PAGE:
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Texas Court of Criminal Appeals: Adding Felony Counts by Amending Indictment Constitutes Addition of More Offenses

by Douglas Ankney

The Court of Criminal Appeals of Texas ruled that adding felony counts to an indictment via an amended indictment constitutes the adding of additional offenses to the indictment thereby allowing the State to obtain more convictions than authorized by the original indictment, which is prohibited by Tex. Code Crim. Proc. Ann. Article 28.10.

Harold Gene Jefferson was indicted for sexual assault by intentionally and knowingly penetrating the sexual organ of a child with his sexual organ and indicted for indecency with a child by touching the child’s breast. The trial court later granted the State’s motion to amend the indictment to add one count to each of the foregoing offenses, increasing the total number of counts in the indictment from two to four.

The record did not contain an objection by defense counsel to the State’s motion to amend. At a later hearing on a motion for a new trial, defense counsel testified that he objected to the amendment at a hearing on the matter. But the reporter’s record was devoid of a transcript of any such hearing. The trial court denied the motion for new trial.

On appeal to the Court of Appeals, Jefferson claimed that the convictions for the added counts were void. Relying on Nix v. State, 65 S.W.3d 668 (Tex. Crim. App. 2001) (judgment is void if document purporting to be a charging instrument doesn’t meet the constitutional requirements of a charging instrument), he argued that the trial court lacked jurisdiction over the two added counts because the Texas Constitution requires the State to obtain an indictment in a felony case. The COA denied relief, reasoning that the right to a grand jury indictment is waivable, Trevino v. State, 470 S.W.3d 660 (Tex. App. 2015), and defense counsel’s failure to object waived the right. Id.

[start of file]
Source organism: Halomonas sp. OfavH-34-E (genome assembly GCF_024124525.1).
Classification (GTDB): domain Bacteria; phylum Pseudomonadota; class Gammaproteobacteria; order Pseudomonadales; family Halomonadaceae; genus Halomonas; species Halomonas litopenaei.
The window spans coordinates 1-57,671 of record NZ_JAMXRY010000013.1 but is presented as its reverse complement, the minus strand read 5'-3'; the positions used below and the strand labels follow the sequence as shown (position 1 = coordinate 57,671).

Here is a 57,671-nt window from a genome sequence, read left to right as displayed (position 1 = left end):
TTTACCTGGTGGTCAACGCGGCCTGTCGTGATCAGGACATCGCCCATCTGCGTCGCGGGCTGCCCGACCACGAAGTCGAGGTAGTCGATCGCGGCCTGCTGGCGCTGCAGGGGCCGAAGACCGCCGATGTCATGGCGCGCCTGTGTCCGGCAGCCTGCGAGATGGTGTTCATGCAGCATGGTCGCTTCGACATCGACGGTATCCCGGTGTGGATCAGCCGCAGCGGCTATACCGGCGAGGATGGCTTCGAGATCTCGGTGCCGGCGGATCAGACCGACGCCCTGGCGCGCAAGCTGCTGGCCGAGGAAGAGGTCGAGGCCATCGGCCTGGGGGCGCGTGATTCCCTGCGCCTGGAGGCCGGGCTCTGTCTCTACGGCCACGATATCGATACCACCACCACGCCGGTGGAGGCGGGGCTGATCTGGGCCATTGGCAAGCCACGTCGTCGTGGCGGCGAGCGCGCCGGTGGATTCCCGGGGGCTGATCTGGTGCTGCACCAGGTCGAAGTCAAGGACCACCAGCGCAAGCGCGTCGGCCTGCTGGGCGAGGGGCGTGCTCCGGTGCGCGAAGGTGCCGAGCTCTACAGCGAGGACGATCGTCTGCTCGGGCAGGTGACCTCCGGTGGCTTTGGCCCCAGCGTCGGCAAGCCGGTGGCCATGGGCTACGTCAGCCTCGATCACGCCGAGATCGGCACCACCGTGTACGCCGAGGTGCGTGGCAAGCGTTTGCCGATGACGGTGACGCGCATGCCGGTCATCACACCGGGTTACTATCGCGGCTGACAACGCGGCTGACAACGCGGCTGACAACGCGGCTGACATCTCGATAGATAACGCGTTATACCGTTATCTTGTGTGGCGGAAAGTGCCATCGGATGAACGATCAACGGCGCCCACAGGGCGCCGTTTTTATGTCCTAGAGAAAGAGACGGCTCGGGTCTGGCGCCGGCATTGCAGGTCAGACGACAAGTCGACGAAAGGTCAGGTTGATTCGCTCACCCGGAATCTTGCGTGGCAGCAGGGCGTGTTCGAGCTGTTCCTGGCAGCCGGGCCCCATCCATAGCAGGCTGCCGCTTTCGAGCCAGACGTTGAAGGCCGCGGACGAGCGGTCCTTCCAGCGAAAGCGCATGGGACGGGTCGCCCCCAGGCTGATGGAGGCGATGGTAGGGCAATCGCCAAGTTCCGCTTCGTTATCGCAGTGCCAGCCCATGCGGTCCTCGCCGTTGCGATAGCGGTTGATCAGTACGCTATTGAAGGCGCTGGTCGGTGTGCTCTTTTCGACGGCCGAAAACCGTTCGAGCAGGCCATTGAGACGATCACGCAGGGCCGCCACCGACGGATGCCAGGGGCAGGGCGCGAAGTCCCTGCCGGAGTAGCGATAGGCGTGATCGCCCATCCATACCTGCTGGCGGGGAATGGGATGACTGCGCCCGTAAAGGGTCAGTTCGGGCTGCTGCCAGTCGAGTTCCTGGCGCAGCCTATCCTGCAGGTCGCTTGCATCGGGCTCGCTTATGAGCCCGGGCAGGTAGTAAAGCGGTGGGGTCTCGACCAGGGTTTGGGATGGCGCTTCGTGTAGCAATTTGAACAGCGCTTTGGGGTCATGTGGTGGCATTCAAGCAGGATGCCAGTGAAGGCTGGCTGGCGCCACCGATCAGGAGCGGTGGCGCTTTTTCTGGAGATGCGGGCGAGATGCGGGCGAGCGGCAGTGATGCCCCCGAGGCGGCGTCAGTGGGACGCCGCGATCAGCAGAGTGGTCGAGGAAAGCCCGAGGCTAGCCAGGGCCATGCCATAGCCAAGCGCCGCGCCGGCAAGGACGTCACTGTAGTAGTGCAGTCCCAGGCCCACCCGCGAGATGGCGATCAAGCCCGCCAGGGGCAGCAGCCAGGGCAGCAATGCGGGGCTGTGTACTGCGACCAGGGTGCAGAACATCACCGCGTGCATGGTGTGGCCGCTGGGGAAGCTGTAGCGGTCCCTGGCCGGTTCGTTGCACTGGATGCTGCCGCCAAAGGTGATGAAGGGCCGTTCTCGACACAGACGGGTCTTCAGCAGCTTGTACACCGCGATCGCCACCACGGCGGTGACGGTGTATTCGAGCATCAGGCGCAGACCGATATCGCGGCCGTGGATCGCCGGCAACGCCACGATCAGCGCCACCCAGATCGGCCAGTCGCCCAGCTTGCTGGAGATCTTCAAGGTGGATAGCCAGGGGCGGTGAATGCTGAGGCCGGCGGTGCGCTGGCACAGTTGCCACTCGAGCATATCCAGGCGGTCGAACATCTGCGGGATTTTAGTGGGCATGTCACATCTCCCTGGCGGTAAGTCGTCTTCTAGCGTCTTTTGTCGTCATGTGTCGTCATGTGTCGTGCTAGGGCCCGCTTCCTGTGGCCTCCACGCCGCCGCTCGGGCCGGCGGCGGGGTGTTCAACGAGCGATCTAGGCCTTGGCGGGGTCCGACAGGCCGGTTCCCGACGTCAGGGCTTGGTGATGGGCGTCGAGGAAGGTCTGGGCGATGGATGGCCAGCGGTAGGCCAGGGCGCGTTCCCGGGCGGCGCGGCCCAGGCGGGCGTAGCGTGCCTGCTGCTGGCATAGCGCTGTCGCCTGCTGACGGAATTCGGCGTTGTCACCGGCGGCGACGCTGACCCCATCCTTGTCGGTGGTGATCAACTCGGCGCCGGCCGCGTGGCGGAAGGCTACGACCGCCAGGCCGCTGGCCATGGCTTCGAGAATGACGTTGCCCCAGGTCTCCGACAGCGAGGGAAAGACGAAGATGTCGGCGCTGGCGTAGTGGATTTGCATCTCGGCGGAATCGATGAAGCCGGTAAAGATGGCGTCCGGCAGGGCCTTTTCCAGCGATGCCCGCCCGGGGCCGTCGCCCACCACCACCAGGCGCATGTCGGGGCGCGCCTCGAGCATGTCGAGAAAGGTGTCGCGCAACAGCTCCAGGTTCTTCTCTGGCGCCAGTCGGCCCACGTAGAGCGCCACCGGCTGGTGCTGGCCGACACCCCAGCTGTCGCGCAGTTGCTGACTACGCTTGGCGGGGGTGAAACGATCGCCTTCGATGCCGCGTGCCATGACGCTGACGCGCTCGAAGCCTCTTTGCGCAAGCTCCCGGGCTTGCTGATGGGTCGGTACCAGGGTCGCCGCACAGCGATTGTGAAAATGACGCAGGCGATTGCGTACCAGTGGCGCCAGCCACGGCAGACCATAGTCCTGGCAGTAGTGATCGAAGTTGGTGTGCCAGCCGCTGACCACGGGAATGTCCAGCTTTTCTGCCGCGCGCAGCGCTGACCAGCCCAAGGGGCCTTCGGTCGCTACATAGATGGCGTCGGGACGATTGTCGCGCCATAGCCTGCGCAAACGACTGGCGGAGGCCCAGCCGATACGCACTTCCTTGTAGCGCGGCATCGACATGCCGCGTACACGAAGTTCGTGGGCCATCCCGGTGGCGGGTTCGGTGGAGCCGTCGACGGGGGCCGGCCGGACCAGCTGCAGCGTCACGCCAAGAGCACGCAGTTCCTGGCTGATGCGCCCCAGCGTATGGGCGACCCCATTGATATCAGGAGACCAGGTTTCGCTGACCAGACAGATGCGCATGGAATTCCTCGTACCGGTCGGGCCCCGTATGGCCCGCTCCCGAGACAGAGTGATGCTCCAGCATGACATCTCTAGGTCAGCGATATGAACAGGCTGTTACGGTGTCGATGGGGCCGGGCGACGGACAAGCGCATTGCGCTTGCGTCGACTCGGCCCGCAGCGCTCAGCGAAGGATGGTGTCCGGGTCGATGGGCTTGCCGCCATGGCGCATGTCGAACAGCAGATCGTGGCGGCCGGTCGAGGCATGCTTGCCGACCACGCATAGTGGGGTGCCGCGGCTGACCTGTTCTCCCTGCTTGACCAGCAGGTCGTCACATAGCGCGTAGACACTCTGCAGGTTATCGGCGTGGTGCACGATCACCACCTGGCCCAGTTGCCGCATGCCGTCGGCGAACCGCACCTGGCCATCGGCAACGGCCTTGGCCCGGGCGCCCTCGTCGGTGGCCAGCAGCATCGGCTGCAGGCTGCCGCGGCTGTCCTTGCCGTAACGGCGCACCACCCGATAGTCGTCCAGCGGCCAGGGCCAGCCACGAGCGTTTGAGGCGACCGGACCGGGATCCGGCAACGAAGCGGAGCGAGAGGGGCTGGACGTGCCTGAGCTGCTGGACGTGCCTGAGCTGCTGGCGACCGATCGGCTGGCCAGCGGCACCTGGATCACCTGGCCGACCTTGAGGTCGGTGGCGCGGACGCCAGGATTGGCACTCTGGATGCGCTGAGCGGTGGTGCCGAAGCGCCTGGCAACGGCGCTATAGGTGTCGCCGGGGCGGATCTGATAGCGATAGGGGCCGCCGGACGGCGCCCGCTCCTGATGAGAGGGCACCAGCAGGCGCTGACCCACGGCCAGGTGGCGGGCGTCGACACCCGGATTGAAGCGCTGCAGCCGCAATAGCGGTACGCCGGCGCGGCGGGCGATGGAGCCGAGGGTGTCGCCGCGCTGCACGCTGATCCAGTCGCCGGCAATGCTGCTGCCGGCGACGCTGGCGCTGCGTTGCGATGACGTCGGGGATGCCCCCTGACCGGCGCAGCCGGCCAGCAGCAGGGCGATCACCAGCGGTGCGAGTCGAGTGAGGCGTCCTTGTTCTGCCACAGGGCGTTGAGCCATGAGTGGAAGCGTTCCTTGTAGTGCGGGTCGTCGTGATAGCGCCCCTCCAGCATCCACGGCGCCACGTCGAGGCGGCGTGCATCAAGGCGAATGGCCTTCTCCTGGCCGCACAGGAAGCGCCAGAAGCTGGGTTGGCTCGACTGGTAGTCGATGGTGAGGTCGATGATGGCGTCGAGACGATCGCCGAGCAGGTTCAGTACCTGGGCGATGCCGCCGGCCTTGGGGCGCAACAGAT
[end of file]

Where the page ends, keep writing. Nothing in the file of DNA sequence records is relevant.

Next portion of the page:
In response to Jefferson’s argument that counsel was ineffective for failing to object or, in the alternative, failing to have the objection preserved by requiring the alleged hearing to be recorded or objecting in writing to the lack of a court reporter, the COA observed that Duran v. State, 2008 WL 794869 (Tex. App. Mar. 26, 2008) (unpublished), held that an amended indictment does not allege a different or additional offense if it merely adds another count of the same charged offense.

The COA further found that there was a factual dispute as to whether counsel had objected and assumed the trial court resolved the conflict to support its denial of the motion for a new trial. But the COA further suggested that even if counsel failed to object, he may have had a strategic reason for doing so since Jefferson’s “defensive theory was the same for all offenses.”

The Court granted Jefferson’s petition for discretionary review. It noted that the first issue to resolve is “whether adding a count constitutes adding an additional offense to the indictment.”

It observed that Article 28.10 provides: “An indictment ... may not be amended over the defendant’s objection ... if the amended indictment ... charges the defendant with an additional or different offense.” The Court stated that the COA’s reliance on Duran is misplaced. While a defense attorney’s failure to raise a claim is not deficient if the law is unsettled, an unpublished opinion of the COA in a criminal case (Duran) does not establish precedent to create uncertainty where the law is otherwise clear, i.e., Article 28.10, the Court explained. Tex. R. App. P. 47.7(a).